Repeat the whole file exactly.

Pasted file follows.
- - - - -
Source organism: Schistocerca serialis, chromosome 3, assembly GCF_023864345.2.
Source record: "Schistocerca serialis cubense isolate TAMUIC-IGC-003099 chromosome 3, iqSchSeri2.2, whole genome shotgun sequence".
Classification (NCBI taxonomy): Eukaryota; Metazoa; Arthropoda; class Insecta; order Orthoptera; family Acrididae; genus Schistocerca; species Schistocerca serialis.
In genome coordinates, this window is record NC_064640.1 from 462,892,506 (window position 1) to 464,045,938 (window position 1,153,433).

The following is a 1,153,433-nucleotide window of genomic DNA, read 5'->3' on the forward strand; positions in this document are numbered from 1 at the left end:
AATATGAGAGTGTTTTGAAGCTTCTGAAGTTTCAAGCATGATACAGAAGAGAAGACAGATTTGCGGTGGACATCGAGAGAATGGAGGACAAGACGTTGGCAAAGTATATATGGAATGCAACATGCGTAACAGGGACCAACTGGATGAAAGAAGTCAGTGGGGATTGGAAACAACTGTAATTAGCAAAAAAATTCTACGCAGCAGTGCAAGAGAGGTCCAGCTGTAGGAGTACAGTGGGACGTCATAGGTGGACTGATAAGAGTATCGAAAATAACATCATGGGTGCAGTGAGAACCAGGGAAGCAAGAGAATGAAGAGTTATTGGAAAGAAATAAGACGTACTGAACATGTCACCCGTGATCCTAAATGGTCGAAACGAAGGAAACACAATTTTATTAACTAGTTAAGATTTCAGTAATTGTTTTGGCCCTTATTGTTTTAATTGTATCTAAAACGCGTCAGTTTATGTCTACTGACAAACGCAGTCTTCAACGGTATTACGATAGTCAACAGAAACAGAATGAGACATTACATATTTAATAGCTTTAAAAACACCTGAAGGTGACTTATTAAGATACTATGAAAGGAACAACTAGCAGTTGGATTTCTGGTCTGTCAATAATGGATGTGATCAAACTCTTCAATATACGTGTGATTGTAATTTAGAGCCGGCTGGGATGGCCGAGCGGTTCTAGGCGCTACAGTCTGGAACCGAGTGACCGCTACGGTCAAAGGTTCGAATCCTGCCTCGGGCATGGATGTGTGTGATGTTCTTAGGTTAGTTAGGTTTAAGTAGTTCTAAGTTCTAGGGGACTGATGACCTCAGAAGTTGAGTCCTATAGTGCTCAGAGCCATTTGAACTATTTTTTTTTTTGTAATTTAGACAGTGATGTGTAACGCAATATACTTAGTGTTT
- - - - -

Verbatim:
Source organism: Schistocerca serialis, chromosome 3, assembly GCF_023864345.2.
Source record: "Schistocerca serialis cubense isolate TAMUIC-IGC-003099 chromosome 3, iqSchSeri2.2, whole genome shotgun sequence".
Classification (NCBI taxonomy): Eukaryota; Metazoa; Arthropoda; class Insecta; order Orthoptera; family Acrididae; genus Schistocerca; species Schistocerca serialis.
In genome coordinates, this window is record NC_064640.1 from 462,892,506 (window position 1) to 464,045,938 (window position 1,153,433).

The following is a 1,153,433-nucleotide window of genomic DNA, read 5'->3' on the forward strand; positions in this document are numbered from 1 at the left end:
AATATGAGAGTGTTTTGAAGCTTCTGAAGTTTCAAGCATGATACAGAAGAGAAGACAGATTTGCGGTGGACATCGAGAGAATGGAGGACAAGACGTTGGCAAAGTATATATGGAATGCAACATGCGTAACAGGGACCAACTGGATGAAAGAAGTCAGTGGGGATTGGAAACAACTGTAATTAGCAAAAAAATTCTACGCAGCAGTGCAAGAGAGGTCCAGCTGTAGGAGTACAGTGGGACGTCATAGGTGGACTGATAAGAGTATCGAAAATAACATCATGGGTGCAGTGAGAACCAGGGAAGCAAGAGAATGAAGAGTTATTGGAAAGAAATAAGACGTACTGAACATGTCACCCGTGATCCTAAATGGTCGAAACGAAGGAAACACAATTTTATTAACTAGTTAAGATTTCAGTAATTGTTTTGGCCCTTATTGTTTTAATTGTATCTAAAACGCGTCAGTTTATGTCTACTGACAAACGCAGTCTTCAACGGTATTACGATAGTCAACAGAAACAGAATGAGACATTACATATTTAATAGCTTTAAAAACACCTGAAGGTGACTTATTAAGATACTATGAAAGGAACAACTAGCAGTTGGATTTCTGGTCTGTCAATAATGGATGTGATCAAACTCTTCAATATACGTGTGATTGTAATTTAGAGCCGGCTGGGATGGCCGAGCGGTTCTAGGCGCTACAGTCTGGAACCGAGTGACCGCTACGGTCAAAGGTTCGAATCCTGCCTCGGGCATGGATGTGTGTGATGTTCTTAGGTTAGTTAGGTTTAAGTAGTTCTAAGTTCTAGGGGACTGATGACCTCAGAAGTTGAGTCCTATAGTGCTCAGAGCCATTTGAACTATTTTTTTTTTTGTAATTTAGACAGTGATGTGTAACGCAATATACTTAGTGTTT